Extending the safety evidence for opportunistic salpingectomy in prevention of ovarian cancer: a cohort study from British Columbia, Canada


      Recent evidence has suggested that the fallopian tube may often be the site of origin for the most common and lethal form of ovarian cancer. As a result, many Colleges of Obstetrics and Gynecology, including the American College of Obstetricians and Gynecology, are recommending surgical removal of the fallopian tube (bilateral salpingectomy) at the time of other gynecologic surgeries (particularly hysterectomy and tubal sterilization) in women at general population risk for ovarian cancer, collectively referred to as opportunistic salpingectomy.


      Previous research with the use of hospital data has indicated good perioperative safety of opportunistic salpingectomy, but no data on minor complications have been presented. Herein, we examine whether women who undergo opportunistic salpingectomy are at increased risk of minor complications after surgery.

      Study Design

      We identified all women in British Columbia who underwent opportunistic salpingectomy between 2008 and 2014 and examined all physician visits in the 2 weeks after discharge from the hospital. We compared women who underwent opportunistic salpingectomy at hysterectomy with women who underwent hysterectomy alone and women who underwent opportunistic salpingectomy for sterilization with women who underwent tubal ligation. We examined visits for surgical infection, surgical complication, orders for laboratory tests, and orders for imaging (x-ray, ultrasound scan, or computed tomography scan) and whether women who underwent opportunistic salpingectomy were more likely to fill a prescription for an antibiotic or analgesic in the 2 weeks after discharge from the hospital. We calculated adjusted odds ratios for these outcomes, adjusting for other gynecologic conditions, surgical approach, and patient age.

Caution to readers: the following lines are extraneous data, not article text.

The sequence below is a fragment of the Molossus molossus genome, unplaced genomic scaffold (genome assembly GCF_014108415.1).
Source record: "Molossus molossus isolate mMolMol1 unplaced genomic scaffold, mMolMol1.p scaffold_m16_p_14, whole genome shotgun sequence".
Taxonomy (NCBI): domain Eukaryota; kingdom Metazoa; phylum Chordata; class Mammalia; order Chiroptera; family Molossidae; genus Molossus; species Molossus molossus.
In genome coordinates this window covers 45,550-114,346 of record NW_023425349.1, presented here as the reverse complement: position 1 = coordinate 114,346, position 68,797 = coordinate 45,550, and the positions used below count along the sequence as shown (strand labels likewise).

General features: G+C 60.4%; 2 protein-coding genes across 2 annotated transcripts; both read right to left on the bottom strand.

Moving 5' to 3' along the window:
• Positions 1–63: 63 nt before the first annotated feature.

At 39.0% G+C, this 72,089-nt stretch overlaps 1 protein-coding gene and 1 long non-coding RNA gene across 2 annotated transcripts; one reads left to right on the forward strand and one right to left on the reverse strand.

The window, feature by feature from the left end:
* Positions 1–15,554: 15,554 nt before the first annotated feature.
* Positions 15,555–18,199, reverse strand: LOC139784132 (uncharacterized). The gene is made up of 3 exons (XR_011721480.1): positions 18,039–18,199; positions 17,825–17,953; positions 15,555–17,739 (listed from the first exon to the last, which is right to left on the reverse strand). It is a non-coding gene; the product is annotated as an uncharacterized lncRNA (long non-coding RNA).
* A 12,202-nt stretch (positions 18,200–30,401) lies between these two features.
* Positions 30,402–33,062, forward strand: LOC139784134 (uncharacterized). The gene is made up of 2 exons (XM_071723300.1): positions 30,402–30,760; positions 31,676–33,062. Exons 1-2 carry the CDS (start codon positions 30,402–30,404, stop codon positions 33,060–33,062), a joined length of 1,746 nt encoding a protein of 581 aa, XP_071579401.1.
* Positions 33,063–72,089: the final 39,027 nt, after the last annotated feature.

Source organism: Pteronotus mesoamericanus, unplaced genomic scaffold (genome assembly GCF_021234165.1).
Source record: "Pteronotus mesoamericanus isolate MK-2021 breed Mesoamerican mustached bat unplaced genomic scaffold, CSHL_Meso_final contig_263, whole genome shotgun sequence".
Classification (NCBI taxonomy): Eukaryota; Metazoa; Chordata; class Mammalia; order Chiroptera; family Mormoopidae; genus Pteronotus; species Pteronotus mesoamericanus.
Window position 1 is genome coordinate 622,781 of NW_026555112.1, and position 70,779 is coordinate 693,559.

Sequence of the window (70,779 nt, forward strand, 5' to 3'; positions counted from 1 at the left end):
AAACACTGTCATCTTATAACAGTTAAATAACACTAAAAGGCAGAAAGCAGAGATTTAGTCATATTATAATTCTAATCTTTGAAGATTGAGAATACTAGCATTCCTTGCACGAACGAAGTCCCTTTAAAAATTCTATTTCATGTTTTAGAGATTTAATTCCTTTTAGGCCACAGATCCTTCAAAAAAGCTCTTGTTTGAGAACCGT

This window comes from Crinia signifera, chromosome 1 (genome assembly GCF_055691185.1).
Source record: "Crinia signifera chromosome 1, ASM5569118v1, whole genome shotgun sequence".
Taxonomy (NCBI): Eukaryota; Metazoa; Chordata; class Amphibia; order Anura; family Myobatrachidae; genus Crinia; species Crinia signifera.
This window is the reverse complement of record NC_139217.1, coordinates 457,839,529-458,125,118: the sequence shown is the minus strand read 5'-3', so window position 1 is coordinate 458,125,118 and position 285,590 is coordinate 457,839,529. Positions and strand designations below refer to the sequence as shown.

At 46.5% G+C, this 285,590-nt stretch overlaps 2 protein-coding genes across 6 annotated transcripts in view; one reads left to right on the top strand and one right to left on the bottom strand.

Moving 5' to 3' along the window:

We included 49,275 women who had undergone a hysterectomy alone, a hysterectomy with opportunistic salpingectomy, a hysterectomy with bilateral salpingo-oophorectomy, a tubal ligation, or an opportunistic salpingectomy for sterilization. In women who had undergone opportunistic salpingectomy, there was no increased risk for physician visits for surgical infection, surgical complication, ordering a laboratory test, or ordering imaging in the 2 weeks after discharge. There was no increased risk of filling a prescription for an antibiotic. However, women who underwent opportunistic salpingectomy were at approximately 20% increased odds of filling a prescription for an analgesic in the 2 weeks after discharge from the hospital (adjusted odds ratio, 1.23; 95% confidence interval, 1.15–1.32 for hysterectomy with opportunistic salpingectomy; adjusted odds ratio, 1.21; 95% confidence interval, 1.14–1.29 for opportunistic salpingectomy for sterilization).


      We report no differences in minor complications between women who undergo opportunistic salpingectomy and women who undergo hysterectomy alone or tubal ligation, except for a slightly increased likelihood of filling a prescription for analgesic medication in the immediate 2 weeks after discharge.

      Key words

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